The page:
If you’ve been paying attention to custom motorcycles for more than fifteen minutes you’ll be aware of Yamaha’s evergreen SR400. In the west its dominance of the scene is a relatively recent phenomenon, but custom builders in Japan people have been doing it for decades. One of these shops is Heiwa motorcycles, who’ve re-birthed this tidy little SR400 bobber.
I say re-birthed because this bike was actually completed years ago. But in a story familiar to many the bike that had undergone hundreds of hours of work was thrown down the road and was in dire need of repairs. So including the initial build, the (limited) time spent on the road and then it’s final horizontal tango and then rebuild means this bike has being worked on the last five years.
Now the majority of the work Heiwa does is on Japanese staples like the W650 and Honda Rebels. But clicking through their website shows plenty of SR400’s in a similar vein to this one. It’s easy to become desensitised to them, but there’s quite a bike of work going on here – and some of it particularly difficult and expensive due to the Japanese market. But more on that later.
In the meantime the engine has had a freshen up – and the 400cc SOHC engine has been been taken to 526cc’s. With the SR that means a change in flywheel to the old 500cc model and a high compression piston. It also runs a lumpy cam and a gorgeous Keihin FCR41mm flat slide carburetor. It’s a combination that’s time eternal in Nipon, like sake and karaage chicken or vending machines that sell used women’s underwear.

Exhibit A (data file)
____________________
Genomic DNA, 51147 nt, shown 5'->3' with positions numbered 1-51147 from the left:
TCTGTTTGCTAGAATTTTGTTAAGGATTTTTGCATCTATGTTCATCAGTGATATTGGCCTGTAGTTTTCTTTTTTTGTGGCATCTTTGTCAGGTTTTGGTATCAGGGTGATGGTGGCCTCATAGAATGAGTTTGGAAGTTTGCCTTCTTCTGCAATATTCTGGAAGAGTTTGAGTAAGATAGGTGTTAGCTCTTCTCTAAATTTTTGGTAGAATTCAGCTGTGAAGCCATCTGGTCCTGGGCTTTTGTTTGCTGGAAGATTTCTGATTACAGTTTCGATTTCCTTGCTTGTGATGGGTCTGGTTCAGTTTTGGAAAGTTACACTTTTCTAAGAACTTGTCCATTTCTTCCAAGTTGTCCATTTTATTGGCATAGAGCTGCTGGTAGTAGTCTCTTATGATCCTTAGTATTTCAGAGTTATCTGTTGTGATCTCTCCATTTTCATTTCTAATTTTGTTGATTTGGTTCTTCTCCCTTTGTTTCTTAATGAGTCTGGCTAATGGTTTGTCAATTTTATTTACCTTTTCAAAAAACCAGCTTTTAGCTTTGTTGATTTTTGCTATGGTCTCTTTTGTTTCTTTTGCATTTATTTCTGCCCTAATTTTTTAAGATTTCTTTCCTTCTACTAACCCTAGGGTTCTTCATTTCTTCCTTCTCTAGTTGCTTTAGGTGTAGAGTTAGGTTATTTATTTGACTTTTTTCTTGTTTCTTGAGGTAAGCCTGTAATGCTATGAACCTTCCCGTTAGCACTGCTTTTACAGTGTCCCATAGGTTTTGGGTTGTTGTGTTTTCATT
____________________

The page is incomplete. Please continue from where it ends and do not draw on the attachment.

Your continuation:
But outside of that the SR’s modifications are easier to spot. The engine itself has larger fins welded on and and painted barrel, head and sidecovers and runs a free flowing exhaust. The frame has been chopped and the aftermarket fender and tank sports a green sunburst finish – complete with 007 inspired graphics – as it’s the 7th SR the team has built.
The controls are a favourite setup of the guys at Heiwa, as Kengo Kimura explains. ‘We wanted a clean look across the handlebars and to do that I needed to get rid of the decompression level. So we rerouted everything and made it a food decompression. I haven’t seen that method done yet!’ Helping this along is a neat little switchblock from Posh.
One interesting thing to note with this SR is that it runs a very unusual wheelset for the Japanese market. The mag wheel ‘boat anchors’ derided by so many in the west are a very hot item in Japan and change hands at ridiculous sums of money. If I had a dollar for every set I’ve been offered and turned down…
…Well, I could probably afford an SR like this. Bobber SR400’s are frequently overlooked by the custom scene who opt for bigger displacement American v-twins. But there’s something about a little single beastie like this that looks just right to me. They’re light, nimble little things that, after some engine work, would be a blast to ride.